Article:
So here it is, over 90 countries visiting the website and now 3 Asian countries I’ve actually done presentations in. Today’s mini-conference was organised by KOTESOL, a group for teachers and teacher trainers in Korea and there are more PhDs here than I’ve seen in ages! The plenary session was quite good with Dr Park talking about some of the problems facing the Korean Elementary School system, mainly the problem of training all the teachers. There are apparently huge budgets here for teacher training, but the problem seems to be whether the training is done effectively and whether the trainers are qualified enough. It certainly is on a completely different level to Japan, way more advanced. One interesting point brought up was that of whether to only train the keen teachers, as the teachers who are often “forced” to attend distracted from the real work. Interesting. Then Ritsuko Nakata gave her speech describing the situation in Japan. Everyone fell about laughing. She said some really good stuff, being brutally honest about both the public and private sectors. She tends to mainly deal with the private sector in Japan, and it was good to hear what she had to say. Then it was my turn! I was a little worried as just by looking around you could see how much greater level things work at here. But I had a packed room and people were well into it! They laughed at the jokes, did all the activities and really got into it. I guess this is the thing here, although they work at a much higher language level than in Japan (for example on TV the High School English programmes talk about “diffraction” and on the kids shows the word of the day today was “impressive”, in Japan last week it was “purple”), they still rely on a lot of styles of teaching and materials written by people who may have lots of experience teaching adults, but have no idea how to teach kids! So they just lapped up the songs and the most popular question at the end was “Where can I buy the CDs?”. Well… you can get them on the website, but I really need a distributor in Korea, so if anyone is interested! I even got asked to do another presentation at the end of the day. Cool. This time there was a smaller group (it was standing room only for the first one) and it was good to listen to what people were interested in and wanted to see presented. But I guess the thing is the same the world over, the thing with Genki English is that I wrote it because I hated school and when I started teaching I just wanted to make it fun! You’ve gotten keep the solid core with all the educational aims and theories, but it needs to be wrapped in fun and enjoyment. You can’t ever teach a child anything, you’ve just got to show them that it’s just as cool and exciting as a Playstation and then give them the tools to learn themselves! Getting them to think “Yeah, my teacher is cool. Yeah, English is cool. Yeah, I want to try my hardest and go out and experience all the amazing things to offer in this World!” is the way to go!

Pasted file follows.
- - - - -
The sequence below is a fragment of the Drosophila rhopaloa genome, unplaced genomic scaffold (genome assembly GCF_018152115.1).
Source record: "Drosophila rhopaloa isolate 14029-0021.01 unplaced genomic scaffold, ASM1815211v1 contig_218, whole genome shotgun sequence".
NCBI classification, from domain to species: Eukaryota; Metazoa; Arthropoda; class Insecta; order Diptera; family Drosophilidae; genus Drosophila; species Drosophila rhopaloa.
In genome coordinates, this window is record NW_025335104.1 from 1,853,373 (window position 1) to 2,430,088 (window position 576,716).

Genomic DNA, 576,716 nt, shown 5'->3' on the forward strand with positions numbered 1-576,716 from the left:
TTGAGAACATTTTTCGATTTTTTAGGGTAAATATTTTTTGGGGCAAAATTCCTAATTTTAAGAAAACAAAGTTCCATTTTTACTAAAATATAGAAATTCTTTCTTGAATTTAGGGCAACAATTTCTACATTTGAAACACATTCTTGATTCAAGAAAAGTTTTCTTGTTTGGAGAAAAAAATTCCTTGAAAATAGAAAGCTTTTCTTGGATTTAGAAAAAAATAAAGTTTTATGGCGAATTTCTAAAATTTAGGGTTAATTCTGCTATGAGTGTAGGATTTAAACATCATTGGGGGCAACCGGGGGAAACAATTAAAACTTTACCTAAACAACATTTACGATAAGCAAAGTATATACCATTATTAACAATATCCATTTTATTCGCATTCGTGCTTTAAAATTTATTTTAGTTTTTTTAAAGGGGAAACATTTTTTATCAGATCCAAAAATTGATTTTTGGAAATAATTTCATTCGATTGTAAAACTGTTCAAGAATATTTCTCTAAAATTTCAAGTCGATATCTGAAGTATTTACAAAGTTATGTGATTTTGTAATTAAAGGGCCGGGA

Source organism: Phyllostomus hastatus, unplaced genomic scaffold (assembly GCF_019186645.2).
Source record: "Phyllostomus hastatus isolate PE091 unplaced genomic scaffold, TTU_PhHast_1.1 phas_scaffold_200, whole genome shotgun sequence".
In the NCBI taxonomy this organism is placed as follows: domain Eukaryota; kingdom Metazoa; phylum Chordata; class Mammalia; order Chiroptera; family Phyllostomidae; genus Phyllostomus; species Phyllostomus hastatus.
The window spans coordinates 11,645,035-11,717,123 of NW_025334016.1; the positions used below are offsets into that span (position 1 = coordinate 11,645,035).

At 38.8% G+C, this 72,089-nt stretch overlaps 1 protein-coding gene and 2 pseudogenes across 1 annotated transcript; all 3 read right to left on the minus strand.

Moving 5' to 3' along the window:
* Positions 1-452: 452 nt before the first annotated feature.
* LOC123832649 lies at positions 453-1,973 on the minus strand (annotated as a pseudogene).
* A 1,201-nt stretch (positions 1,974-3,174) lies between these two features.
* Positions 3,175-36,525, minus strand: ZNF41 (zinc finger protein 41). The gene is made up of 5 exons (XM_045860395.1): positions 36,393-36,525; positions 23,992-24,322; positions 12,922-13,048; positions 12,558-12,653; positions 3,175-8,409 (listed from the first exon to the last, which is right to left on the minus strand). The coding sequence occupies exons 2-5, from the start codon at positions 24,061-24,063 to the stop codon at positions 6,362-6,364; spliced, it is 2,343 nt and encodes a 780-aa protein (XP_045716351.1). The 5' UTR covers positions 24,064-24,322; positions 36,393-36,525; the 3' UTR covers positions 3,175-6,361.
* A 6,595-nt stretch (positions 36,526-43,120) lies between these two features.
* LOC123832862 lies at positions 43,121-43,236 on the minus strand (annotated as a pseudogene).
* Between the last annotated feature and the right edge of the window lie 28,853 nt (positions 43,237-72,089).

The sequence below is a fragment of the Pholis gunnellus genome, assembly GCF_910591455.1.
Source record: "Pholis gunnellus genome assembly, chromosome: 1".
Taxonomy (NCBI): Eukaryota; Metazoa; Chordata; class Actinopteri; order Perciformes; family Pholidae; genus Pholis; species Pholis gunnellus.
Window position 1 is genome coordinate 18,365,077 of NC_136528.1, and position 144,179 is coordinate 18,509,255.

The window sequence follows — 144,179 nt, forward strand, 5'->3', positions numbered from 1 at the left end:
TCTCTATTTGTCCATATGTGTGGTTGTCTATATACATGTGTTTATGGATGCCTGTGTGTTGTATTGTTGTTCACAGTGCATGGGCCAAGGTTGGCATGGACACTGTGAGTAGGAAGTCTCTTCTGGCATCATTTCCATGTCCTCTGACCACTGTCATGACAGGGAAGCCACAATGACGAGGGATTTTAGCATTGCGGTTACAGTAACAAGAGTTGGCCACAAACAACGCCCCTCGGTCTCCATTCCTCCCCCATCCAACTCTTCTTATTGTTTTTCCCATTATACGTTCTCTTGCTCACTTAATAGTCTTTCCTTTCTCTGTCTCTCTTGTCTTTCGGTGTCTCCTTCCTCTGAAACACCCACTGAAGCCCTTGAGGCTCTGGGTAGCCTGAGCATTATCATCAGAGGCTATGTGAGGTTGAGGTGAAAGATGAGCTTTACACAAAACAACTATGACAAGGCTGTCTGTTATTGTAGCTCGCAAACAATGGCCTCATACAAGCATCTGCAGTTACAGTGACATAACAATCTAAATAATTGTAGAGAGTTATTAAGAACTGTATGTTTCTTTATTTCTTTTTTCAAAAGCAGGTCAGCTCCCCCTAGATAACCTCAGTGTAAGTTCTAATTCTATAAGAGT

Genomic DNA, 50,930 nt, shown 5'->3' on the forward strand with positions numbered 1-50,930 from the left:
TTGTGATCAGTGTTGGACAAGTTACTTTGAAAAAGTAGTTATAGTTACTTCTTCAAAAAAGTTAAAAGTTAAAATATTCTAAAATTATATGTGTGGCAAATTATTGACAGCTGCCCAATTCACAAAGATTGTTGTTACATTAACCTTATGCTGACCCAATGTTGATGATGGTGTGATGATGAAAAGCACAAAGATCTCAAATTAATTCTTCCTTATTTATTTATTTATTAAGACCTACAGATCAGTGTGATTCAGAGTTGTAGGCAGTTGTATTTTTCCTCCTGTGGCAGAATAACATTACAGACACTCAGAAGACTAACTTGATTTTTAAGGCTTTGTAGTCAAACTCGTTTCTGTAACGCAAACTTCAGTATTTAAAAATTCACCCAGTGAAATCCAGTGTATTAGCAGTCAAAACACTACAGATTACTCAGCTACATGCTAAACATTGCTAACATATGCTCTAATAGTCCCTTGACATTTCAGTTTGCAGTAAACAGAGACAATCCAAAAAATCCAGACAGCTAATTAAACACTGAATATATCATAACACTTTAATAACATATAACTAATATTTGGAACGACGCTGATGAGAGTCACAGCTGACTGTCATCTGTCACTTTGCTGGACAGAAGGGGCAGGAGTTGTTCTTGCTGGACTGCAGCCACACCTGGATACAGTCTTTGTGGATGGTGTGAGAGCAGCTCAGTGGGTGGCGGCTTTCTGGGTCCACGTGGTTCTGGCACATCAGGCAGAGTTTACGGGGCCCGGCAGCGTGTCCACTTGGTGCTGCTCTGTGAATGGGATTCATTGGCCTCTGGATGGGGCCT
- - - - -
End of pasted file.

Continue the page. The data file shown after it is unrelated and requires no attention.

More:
Hello, I'm Richard Graham. When I was a kid I found school to be sooooo boring... So I transformed my way of teaching. I listened to what the kids were really wanting to say and taught it in ways they really wanted to learn. The results were magical. Now I help teachers just like you teach amazing lessons and double your incomes!